Rockfish are exploding in shallow water
Thumbing my weathered Shimano casting reel, I fired the top-water plug deep into the quiet cove. A sigh of contentment came with my breath as I began to bring the lure back, making it pop and splutter and swim across the placid surface of the water.
Although July 4 is gone, along with pretty much the whole summer, I knew that the fireworks in Chesapeake Bay had just started: the rockfish surface bite.
Not 15 minutes into my idyll, an obliging five-pounder inhaled the plug. It must be disconcerting for a fish to find that the easy meal it just ambushed has suddenly turned the tables. This striper was especially upset.
First it came out of the water sideways. Then it breached like a runaway torpedo. Then it just flung itself out in wild summersaults, trying to unbutton the plug stuck in the corner of its big jaw. It didn’t work. After some long and excellent minutes of this wild tantrum, the fish surrendered and agreed to join me for dinner.
My fingers shook with excitement as I cleared my lure from the net and prepared to go after another fish.
|Fish Are Biting
The bigger bluefish and Spanish mackerel showed up all at once last week at the mouth of the Eastern Bay. Acres of breaking fish up to 24 inches moved up and down the Chesapeake off the Eastern Shore, giving many lucky anglers a treat. Chasing hundreds of birds wheeling and screaming over feeding fish and losing count of hookups was average for anyone that made that trip. They’re still in the area; so if you’re looking for insane fishing action, head in that direction.
In the Mid-Bay white perch fishing remains excellent, but the spot are starting to leave and the croaker have pretty much gone. Rockfish started up their fall feeding patterns early this year, with marauding bands of good-sized fish already moving into the tributaries to hunt early mornings and late afternoons. It looks like the start of an excellent fall season.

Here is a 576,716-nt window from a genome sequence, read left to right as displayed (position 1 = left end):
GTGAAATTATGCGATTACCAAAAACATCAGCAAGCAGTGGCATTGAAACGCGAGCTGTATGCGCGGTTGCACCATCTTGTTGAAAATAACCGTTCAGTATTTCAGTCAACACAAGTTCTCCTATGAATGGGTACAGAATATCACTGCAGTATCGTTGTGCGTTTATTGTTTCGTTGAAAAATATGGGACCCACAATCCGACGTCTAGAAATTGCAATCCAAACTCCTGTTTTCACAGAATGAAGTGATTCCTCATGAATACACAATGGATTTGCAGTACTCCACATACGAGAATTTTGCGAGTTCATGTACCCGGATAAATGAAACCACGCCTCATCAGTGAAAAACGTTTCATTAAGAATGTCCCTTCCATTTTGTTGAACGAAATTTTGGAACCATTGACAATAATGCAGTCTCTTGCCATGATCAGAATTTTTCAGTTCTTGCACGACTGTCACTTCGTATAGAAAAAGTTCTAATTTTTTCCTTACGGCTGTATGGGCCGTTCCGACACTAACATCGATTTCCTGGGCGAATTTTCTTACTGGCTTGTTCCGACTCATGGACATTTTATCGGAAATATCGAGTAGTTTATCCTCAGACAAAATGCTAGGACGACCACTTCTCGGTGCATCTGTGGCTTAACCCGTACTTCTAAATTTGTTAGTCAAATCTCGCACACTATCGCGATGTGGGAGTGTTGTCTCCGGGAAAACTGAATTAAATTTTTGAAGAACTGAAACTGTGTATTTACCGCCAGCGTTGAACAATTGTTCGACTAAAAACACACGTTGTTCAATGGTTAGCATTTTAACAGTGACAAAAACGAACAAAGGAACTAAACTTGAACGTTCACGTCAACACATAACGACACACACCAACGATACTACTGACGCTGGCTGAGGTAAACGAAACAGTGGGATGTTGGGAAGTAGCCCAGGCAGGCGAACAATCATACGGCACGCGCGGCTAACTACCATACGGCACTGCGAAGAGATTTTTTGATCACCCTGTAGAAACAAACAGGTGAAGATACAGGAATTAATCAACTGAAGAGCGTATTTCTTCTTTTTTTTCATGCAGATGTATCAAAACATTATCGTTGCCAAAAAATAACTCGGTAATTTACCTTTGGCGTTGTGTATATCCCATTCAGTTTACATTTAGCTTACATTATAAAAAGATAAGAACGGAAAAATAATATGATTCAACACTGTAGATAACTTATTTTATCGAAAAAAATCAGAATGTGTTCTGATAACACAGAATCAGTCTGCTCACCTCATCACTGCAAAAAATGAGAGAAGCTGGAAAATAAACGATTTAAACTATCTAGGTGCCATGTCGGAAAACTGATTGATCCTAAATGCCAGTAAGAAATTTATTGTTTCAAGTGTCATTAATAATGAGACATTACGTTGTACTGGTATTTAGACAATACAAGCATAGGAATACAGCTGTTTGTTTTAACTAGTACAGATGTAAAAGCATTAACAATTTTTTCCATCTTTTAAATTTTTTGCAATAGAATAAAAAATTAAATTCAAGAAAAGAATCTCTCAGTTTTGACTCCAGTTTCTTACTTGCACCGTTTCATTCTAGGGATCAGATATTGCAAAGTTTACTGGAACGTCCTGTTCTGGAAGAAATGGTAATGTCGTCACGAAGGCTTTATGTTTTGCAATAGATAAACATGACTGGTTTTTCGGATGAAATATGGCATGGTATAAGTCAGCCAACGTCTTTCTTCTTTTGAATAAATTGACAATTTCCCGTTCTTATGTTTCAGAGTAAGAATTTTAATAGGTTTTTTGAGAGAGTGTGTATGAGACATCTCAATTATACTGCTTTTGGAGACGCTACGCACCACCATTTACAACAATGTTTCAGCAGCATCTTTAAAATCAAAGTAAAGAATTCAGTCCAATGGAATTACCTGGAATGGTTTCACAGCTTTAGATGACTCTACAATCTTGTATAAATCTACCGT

Six Lures That’ll Catch ’Em
I’m always amazed at how deadly these lures are, for many of the best really don’t look much like real baitfish at all. But they have been around for over a century and keep getting better.
James Heddon officially started us on this path to fishing success in 1894 with the first patented fishing lure. His creations were intended for freshwater largemouth bass, but saltwater anglers quickly found them effective in their venue as well. His legacy, the Heddon & Sons Lure Company, still manufactures one of the most deadly surface lures of all time, the Zara Spook, as well as a great popper called the Knuckle-Head. Both of these creations still take countless striped bass from the Chesapeake.
Cotton Cordell, an Arkansas boy born in 1928, was one of the later developers of great fishing lures. When he retired in 1980, the Cotton Cordell Lure Company was manufacturing 22,000 lures a day. His Pencil Popper is still made and is a great rockfish plug.
Around 1976 Gary Storm, of Norman, Oklahoma, thought up a lure called the Chug Bug. Designed for largemouth bass, this lure has turned deadly on stripers, particularly in the Chesapeake. The saltwater model is one of my favorites, especially since the company added the rattles in 1994. I’m never without this plug in several colors.
A more recent lure developer, Lauri Hoke (Stillwater-lures.com), of nearby Pennsylvania, created a series of uncannily effective poppers called Smack-Its. Available in two sizes and a dozen color patterns, these top-water baits have put large numbers of very nice rock in my cooler over the past three years.
The newest local talent to further the artistry of the surface plug is Allen Mracheck (AMlures.com) of Havre de Grace. Developed with over two years of prototype testing on the Chesapeake, his Captain Karl’s Special is deadly on big fall rockfish. If you’re serious about fishing up on top, you’ve got to have one of his wooden creations. They’re the best. Super tough, they throw a mile.
The most outstanding aspect of the fall top-water bite is that it will last until the first extended cold snap sends the baitfish out of the tributaries and down the Bay to deeper waters. That means that September, October and at least part of November will be exciting times indeed for fighting flying rockfish.